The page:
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Breaking Down Silos and Coordinating across Departments

Organizational structures have long been set up with silos to create specialization and focus. Although this worked well in the 20th century with managers concentrating on their own stovepipe and rarely looking up, down, or across the company, this will no longer work in today’s fast-paced, information- and consumer-driven economy.

Companies need to get away from the silo mentality because coordination across departments is where the greatest opportunities lie to create efficiency, drive change, incorporate sustainability, and harness the power and ideas of all of your employees.

Most large companies still work with siloed departments, in that each one has little to no idea what another is doing. Someone might be driving the sustainability program in one department, but other groups like marketing, public relations, philanthropy, sales, business development, R & D, operations, logistics, and community relations might be implementing their own efforts, usually without communicating with each other, and rarely aligned.

This typically happens because people are evaluated and incentivized by what they do for their boss and within their department, not for how they help the company’s overall efficiency, productivity, or success. Therefore, five things have to occur to help break down silos and increase collaboration around sustainability:

  1. Ensure that information flows across, up and down, and within departments.
  2. Priorities need to be aligned—the company versus the department.
  3. Decision making should be coordinated across silos.
  4. Create a team that looks across the company. They should be skilled leaders with credibility to identify opportunities and drive change, including key people who could block things later.
  5. Find examples in the past—whether they be a product, process, or service—where cooperation between departments led to success, and build off those instances.

The goal in breaking down silos is not to destroy a department’s autonomy, but rather to eliminate the issues that caused conflicting priorities, lack of information flow, and duplication of efforts and resources.

How many times have you come up with an idea at your company, only to find out that another branch or department is working on the same thing? At one point when Kodak was trying to get into the digital camera market, it had seven separate initiatives taking place across the company.

Let me give you two examples that illustrate two different siloed approaches: first, where silos were plain as day and led to inefficiency and a lesser work product, and second, where sustainability was used as a means of breaking down the barriers between various silos and a new process was developed that led to a new product and a new revenue stream.

The first scenario was with a utility company. We had been working with their green team on a variety of issues over the course of a year, and it got to the point where the team decided that it wanted to create a CSR report. Then after weeks of working with the team and talking through the best stories to share, we drafted the beginnings of a C-Level GRI report. But about six weeks in, a communications person joined the conversation and blurted out in frustration: “I don’t know why we keep talking about this; we have an environmental report at the printer right now. My department has been working on this for months!”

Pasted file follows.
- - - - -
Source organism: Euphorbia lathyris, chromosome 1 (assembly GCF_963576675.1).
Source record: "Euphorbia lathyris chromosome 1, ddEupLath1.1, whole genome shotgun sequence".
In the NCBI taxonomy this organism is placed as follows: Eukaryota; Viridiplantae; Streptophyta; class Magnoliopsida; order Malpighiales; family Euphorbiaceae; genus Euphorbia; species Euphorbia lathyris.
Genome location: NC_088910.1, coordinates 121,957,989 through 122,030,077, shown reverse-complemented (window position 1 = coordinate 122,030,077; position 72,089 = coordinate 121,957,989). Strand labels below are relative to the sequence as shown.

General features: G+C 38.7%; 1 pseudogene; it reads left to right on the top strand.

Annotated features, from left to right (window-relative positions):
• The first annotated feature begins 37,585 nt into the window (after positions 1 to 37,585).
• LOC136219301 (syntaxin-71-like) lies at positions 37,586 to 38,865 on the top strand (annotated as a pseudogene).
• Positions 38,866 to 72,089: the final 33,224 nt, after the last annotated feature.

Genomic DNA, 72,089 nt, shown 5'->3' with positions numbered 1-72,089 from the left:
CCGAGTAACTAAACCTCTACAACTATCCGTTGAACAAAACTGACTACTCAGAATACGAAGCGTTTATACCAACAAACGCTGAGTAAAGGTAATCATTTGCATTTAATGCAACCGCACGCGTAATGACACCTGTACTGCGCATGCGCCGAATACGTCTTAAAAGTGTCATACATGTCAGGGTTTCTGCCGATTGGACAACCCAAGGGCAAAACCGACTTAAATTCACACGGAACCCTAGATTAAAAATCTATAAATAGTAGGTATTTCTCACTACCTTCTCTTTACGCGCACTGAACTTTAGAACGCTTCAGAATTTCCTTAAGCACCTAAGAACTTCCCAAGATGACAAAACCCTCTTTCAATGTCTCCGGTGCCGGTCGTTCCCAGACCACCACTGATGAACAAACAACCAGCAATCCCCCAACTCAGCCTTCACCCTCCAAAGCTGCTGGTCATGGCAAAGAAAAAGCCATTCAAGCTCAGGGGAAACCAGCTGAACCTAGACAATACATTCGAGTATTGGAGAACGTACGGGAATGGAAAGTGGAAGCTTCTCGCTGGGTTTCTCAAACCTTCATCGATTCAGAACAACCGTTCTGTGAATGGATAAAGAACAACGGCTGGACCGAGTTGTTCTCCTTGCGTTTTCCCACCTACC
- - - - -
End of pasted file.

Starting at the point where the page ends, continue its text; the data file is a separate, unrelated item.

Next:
We were all dumbstruck. Nobody on this fairly high-level green team knew that this was already in the works. In addition, after reading the report, we all found it full of fluff and it seemed that it was likely to do more harm than good. The siloed approach of this company’s communication department wasted energy and resources of all those involved. It resulted in the group feeling burned by the process, and it made them less inclined to help the next time around.

What you want to do is use sustainability to break down silos. Take, for example, the second scenario with Cascade Designs, the maker of the popular Therm-a-Rest mattress. It was looking for ways to reduce its waste costs associated with the disposal of excess foam from its mattresses. In a traditional siloed organization maybe the manufacturing, facilities, or designers would have tried to come up with a solution on their own that could reduce waste disposal costs. However, what Cascade did was bring together a cross-functional team to look at this issue, and they found that the excess foam could be used as the raw material for new camping pillows, something that its customers had been requesting. So they took what was waste and turned it into the raw materials for a new product, thus reducing waste costs and increasing top-line revenues at the same time. It took what was an expense and turned it into productive revenue on the income statement, all while meeting customer expectations and lowering their environmental impact.

This is an example where sustainability can turn what was once thought of as business as usual onto its head, inviting innovation, collaboration, and excitement into any organization as long as the people are willing to adopt a new way of thinking. This can make any type of change initiative feel more empowering and less daunting.

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